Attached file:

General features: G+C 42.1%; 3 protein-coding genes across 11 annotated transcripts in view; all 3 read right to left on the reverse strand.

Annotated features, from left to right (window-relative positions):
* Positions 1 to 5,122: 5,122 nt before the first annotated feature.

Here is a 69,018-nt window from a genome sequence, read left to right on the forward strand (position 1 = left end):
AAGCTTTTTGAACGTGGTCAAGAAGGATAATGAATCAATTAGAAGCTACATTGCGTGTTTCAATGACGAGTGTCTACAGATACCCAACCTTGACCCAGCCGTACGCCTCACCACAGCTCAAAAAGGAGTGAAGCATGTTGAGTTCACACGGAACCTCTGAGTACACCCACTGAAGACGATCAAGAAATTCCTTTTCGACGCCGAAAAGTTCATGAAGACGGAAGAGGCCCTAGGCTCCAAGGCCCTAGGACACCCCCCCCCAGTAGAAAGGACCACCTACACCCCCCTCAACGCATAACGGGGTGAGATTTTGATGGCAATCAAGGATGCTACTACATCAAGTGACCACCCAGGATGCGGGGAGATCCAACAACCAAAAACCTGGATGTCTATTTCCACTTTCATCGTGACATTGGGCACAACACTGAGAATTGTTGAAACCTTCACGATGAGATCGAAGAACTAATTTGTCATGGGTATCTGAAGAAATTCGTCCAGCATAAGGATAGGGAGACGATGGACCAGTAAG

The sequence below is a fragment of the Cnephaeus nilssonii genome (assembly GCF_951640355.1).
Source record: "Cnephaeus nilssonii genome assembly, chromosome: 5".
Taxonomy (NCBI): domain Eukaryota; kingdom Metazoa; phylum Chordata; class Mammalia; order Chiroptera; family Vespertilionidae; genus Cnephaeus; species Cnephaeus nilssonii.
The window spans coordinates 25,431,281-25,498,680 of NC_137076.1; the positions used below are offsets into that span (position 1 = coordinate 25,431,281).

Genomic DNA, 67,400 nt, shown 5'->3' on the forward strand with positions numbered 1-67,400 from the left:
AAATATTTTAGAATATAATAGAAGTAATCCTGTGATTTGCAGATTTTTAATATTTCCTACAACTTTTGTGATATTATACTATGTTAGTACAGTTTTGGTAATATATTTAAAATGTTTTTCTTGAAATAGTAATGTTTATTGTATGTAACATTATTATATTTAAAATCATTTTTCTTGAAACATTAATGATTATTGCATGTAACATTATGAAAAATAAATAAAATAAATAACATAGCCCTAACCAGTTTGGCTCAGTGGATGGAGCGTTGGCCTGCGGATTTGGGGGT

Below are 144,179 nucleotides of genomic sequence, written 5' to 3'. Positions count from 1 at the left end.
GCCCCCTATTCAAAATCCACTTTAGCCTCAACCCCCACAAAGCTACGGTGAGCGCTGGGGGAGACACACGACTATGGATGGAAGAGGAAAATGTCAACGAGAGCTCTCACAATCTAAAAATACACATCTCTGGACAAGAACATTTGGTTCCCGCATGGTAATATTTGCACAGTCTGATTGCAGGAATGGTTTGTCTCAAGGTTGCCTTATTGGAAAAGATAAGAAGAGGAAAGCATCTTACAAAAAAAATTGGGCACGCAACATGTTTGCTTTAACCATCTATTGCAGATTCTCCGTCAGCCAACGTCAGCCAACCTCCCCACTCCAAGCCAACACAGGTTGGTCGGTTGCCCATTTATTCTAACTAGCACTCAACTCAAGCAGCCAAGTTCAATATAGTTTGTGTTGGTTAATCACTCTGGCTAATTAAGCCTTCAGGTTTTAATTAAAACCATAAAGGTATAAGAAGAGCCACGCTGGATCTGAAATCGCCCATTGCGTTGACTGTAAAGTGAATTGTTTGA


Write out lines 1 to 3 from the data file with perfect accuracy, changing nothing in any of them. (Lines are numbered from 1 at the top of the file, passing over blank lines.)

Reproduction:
General features: G+C 42.1%; 3 protein-coding genes across 11 annotated transcripts in view; all 3 read right to left on the reverse strand.

Annotated features, from left to right (window-relative positions):
* Positions 1 to 5,122: 5,122 nt before the first annotated feature.